Commentary, Politics

Two things Turkey accomplished in Afrin

The victory in Afrin marked the beginning of two crucial processes for Turkey. First, the future of the YPG in Syria is now part of negotiations and Turkey now has the upper hand in talks with other prominent players. Secondly, Turkey just stripped the YPG of its Kurdish card.

It took just 58 days for the Turkish Armed Forces (TSK) and Free Syrian Army (FSA) to liberate the Afrin city center. Repeated calls by the PKK’s Syrian affiliate People’s Protection Units (YPG) for a glorious resistance and the support of their cheerleaders in the Western media proved futile to a successfully orchestrated military operation. In the end, YPG militants fled the most strategically important part of Northwestern Syria with their tails behind the legs without daring to engage in urban warfare.

Perhaps the PKK’s senior leaders in Qandil believe that they avoided the mistakes of Sur, Cizre and Silopi by evacuating Afrin. And they probably think they can impress their supporters by talking about strategic withdrawal and telling them that losing a battle is not the same as losing the war. But neither those comments nor threats by the YPG to make Afrin an ongoing nightmare for Turkey will change the fact that the group just suffered a humiliating defeat.

In just eight weeks, the terrorists lost a predominantly Kurdish region that they controlled for years. To be clear, this defeat marked a turning point for the YPG presence in northern Syria and the PKK’s future in Iraq. In addition to showcasing their operational capabilities, the Turkish military and its Syrian partners established that it would take just a few months to liberate all YPG-controlled regions of Syria if the United States were to stop protecting the group. Of course, Turkish troops and Syrian opposition deserve a lot of credit for the success of Operation Olive Branch. Other factors included their combat readiness, the effectiveness of train-and-equip programs and the YPG’s misguided decision to fight a conventional war against Turkey.

Although Western media would like to portray the operation as a massacre of Kurds, Turkey has been able to communicate effectively with domestic audiences as well as the people of Afrin. By carefully avoiding civilian casualties, the Turkish military sent a clear message that the operation targeted YPG militants as opposed to Syrian Kurds. Keeping in mind that U.S. operations in Mosul and Raqqa resulted in massive civilian casualties and the destruction of city centers, major urban centers such as Jinderis and Afrin remained unharmed throughout the operation.

More importantly, the strong leadership and determination of President Recep Tayyip Erdogan was the driving force behind the victory in Afrin. In the absence of Erdogan’s leadership, it would have been unimaginable for the Turkish military, which experienced the July 15 coup attempt and the dismissal of Gülenist officers, to carry out critical operations such as Euphrates Shield and Olive Branch. It was leadership that turned Turkey into a prominent player in the conflict zone and at the negotiating table.

Going forward, Turkey must draw out new military plans to remove terrorist groups from Tel Rifaat, Idlib and Manbij in Syria and Sinjar in northern Iraq. At the same time, the Turkish-backed forces must destroy improvised explosive devises (IEDs) and other explosives in Afrin, restore public order and, in cooperation with local Kurds, form a new local administration. Just like in the Euphrates Shield areas, Turkey must facilitate the return of Syrian refugees, in particular Kurds, to their homes in Afrin. The Afrin Liberation Congress in Gaziantep was a good start. To be clear, the takeover of the city of Afrin so quickly and without damage presented certain opportunities to Turkey, which could potentially refute claims by PKK commanders and Western governments that Ankara targets Kurds. Establishing a new order in Afrin together with local Kurds and Arabs who have been forced into exile by the YPG could establish that it was Turkey that brought peace and stability to Syrian Kurdish areas. Over the next weeks and months, it is possible to create genuine local democracy in Afrin, which the YPG was falsely assumed to have promoted.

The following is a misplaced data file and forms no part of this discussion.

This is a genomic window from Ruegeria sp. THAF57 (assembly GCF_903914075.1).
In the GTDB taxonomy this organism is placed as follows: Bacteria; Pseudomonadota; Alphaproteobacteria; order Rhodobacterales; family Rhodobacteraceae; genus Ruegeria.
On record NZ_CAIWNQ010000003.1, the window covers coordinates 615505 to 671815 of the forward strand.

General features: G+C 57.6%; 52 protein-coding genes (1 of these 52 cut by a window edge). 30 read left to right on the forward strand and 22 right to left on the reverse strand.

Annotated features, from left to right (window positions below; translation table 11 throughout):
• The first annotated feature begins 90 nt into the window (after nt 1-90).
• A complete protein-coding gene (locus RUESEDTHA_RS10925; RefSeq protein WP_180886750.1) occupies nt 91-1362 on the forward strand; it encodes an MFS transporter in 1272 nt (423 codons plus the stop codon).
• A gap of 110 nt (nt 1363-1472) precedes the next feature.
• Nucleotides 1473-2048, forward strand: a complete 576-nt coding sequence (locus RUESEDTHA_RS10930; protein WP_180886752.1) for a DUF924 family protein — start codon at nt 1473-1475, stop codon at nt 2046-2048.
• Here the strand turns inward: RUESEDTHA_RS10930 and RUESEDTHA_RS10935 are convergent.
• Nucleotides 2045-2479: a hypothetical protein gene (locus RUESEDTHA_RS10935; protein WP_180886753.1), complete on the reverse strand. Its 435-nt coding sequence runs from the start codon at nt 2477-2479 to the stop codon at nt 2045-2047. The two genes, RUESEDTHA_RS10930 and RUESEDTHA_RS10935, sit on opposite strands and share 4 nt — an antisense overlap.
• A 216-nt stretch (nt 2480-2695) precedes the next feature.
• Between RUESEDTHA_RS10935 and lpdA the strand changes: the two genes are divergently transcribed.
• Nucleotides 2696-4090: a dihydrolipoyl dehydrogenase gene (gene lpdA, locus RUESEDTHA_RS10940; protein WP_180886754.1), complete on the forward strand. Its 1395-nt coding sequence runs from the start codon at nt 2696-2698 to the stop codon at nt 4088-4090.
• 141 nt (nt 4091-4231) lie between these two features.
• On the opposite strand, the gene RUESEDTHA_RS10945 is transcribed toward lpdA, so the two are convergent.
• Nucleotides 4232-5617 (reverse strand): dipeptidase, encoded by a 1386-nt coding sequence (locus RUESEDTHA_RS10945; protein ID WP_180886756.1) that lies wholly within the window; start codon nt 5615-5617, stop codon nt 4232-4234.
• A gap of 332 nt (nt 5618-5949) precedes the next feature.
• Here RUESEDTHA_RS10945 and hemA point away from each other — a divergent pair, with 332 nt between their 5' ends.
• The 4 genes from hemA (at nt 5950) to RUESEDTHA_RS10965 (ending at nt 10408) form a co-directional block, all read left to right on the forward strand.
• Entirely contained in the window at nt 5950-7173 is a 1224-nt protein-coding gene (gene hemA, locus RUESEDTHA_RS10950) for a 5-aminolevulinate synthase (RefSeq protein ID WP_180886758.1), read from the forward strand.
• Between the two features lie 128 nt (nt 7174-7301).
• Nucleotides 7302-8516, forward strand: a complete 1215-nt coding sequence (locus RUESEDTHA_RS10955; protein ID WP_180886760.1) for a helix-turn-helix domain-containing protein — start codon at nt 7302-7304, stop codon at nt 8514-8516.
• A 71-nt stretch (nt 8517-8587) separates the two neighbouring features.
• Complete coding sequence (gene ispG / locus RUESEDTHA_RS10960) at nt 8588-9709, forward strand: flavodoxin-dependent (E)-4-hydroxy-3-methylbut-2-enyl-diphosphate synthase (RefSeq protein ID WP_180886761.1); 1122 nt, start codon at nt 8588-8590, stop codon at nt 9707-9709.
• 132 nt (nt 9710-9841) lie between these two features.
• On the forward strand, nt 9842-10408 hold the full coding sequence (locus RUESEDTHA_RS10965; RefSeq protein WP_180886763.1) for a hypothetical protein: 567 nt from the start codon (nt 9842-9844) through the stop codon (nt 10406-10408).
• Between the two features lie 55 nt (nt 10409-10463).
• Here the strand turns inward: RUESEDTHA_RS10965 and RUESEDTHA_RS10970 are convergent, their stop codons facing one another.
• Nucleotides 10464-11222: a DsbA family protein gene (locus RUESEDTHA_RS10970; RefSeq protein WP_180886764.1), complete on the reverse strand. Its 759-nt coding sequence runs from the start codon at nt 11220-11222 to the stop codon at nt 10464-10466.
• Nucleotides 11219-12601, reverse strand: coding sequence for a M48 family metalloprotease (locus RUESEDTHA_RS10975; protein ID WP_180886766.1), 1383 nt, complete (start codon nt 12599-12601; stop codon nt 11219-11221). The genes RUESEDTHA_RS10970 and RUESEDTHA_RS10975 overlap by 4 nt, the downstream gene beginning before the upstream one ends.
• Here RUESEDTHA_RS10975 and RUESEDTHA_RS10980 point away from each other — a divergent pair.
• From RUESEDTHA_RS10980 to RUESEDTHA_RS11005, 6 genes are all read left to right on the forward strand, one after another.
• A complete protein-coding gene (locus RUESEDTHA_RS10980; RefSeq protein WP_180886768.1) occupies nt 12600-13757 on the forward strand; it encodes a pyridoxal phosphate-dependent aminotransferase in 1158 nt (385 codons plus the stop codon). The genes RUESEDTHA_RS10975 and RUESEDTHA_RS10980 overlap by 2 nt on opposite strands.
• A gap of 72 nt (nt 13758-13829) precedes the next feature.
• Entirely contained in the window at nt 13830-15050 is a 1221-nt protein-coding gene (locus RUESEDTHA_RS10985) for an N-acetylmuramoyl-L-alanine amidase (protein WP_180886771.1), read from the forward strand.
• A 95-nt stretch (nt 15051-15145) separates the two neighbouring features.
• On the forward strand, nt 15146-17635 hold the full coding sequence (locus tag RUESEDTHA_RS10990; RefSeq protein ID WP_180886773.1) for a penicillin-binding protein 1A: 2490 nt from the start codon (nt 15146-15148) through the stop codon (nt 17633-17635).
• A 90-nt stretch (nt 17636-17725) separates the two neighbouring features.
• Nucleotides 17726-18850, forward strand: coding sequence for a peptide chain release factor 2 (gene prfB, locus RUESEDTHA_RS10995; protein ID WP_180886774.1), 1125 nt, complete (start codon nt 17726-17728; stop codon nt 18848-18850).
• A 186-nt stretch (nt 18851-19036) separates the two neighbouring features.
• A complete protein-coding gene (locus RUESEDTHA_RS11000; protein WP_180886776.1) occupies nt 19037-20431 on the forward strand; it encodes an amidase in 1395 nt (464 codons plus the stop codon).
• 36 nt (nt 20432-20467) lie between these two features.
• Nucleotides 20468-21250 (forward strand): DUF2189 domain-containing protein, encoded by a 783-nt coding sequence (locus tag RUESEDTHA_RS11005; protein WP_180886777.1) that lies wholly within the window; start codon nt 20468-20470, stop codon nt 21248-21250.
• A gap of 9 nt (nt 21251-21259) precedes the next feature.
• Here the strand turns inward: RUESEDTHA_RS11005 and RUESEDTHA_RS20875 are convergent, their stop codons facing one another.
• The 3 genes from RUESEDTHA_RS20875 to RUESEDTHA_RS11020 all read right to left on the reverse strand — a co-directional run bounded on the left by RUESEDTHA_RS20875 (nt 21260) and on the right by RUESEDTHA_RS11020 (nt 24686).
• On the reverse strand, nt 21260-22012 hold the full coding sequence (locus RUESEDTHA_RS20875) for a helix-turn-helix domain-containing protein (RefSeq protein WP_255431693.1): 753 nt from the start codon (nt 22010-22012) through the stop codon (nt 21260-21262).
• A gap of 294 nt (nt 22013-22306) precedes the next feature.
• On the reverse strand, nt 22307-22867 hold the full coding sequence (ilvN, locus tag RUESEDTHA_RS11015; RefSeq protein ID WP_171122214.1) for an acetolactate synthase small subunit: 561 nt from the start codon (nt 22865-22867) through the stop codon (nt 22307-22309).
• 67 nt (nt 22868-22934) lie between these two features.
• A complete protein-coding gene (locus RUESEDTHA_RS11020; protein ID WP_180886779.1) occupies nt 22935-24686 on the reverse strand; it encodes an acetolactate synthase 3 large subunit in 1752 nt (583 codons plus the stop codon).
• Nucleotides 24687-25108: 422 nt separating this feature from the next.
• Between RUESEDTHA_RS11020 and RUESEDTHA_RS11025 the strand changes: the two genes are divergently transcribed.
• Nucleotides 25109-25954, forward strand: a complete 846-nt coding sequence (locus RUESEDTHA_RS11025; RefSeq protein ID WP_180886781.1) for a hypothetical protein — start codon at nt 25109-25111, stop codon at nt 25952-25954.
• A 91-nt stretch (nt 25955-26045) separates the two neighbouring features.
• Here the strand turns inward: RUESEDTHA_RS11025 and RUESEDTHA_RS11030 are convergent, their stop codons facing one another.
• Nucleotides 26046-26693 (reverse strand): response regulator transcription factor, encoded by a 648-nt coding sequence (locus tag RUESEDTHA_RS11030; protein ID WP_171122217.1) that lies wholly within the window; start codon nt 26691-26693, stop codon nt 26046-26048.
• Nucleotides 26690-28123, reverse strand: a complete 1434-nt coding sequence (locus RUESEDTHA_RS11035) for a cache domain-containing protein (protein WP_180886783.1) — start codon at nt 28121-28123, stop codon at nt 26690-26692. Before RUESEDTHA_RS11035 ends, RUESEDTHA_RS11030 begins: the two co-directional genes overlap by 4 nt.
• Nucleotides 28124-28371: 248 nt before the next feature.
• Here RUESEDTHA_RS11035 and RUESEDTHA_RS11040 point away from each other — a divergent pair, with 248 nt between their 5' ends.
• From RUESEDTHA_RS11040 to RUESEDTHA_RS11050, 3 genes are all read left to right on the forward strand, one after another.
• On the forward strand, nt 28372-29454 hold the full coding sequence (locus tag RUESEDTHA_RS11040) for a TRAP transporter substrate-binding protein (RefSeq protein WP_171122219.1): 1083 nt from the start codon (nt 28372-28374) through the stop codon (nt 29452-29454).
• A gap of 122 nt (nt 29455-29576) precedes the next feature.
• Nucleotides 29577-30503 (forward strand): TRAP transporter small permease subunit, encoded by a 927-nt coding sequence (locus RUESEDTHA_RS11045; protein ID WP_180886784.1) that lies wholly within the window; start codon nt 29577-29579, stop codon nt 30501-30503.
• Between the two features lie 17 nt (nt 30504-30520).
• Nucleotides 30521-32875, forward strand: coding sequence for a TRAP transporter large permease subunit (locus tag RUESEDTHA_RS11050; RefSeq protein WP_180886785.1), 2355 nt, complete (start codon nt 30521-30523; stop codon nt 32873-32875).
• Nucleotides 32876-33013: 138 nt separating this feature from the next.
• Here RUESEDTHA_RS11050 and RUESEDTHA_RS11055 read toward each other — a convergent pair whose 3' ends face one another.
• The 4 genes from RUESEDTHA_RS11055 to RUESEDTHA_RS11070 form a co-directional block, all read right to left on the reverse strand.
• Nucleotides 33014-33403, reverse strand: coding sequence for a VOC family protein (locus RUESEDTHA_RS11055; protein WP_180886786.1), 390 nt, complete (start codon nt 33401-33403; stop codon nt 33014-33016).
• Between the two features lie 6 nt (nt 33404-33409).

The victory in Afrin marked the beginning of two crucial processes for Turkey. First, the future of the YPG in Syria is now part of negotiations and Turkey now has the upper hand in talks with other prominent players. The country proved that it was capable of getting results quickly and hinted that future operations could follow. Secondly, Turkey just stripped the YPG of its Kurdish card. By creating a peaceful environment in Afrin for Syrian Kurds, Ankara will establish once and for all that the YPG does not represent Kurds.

For the time being, let us ignore the YPG’s threats to make Afrin an ongoing nightmare for Turkey. They know perfectly well that destabilizing this predominantly Kurdish part of Syria would only hasten their defeat in other areas they currently control.

Source: Daily Sabah

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Burhanettin Duran received his B.A. in Political Science and International Relations from Bogazici University in 1993 and obtained his Ph.D in Political Science from Bilkent University in 2001. Currently, Dr. Duran is a Professor at Ibn Haldun University and the General Coordinator of SETA Foundation.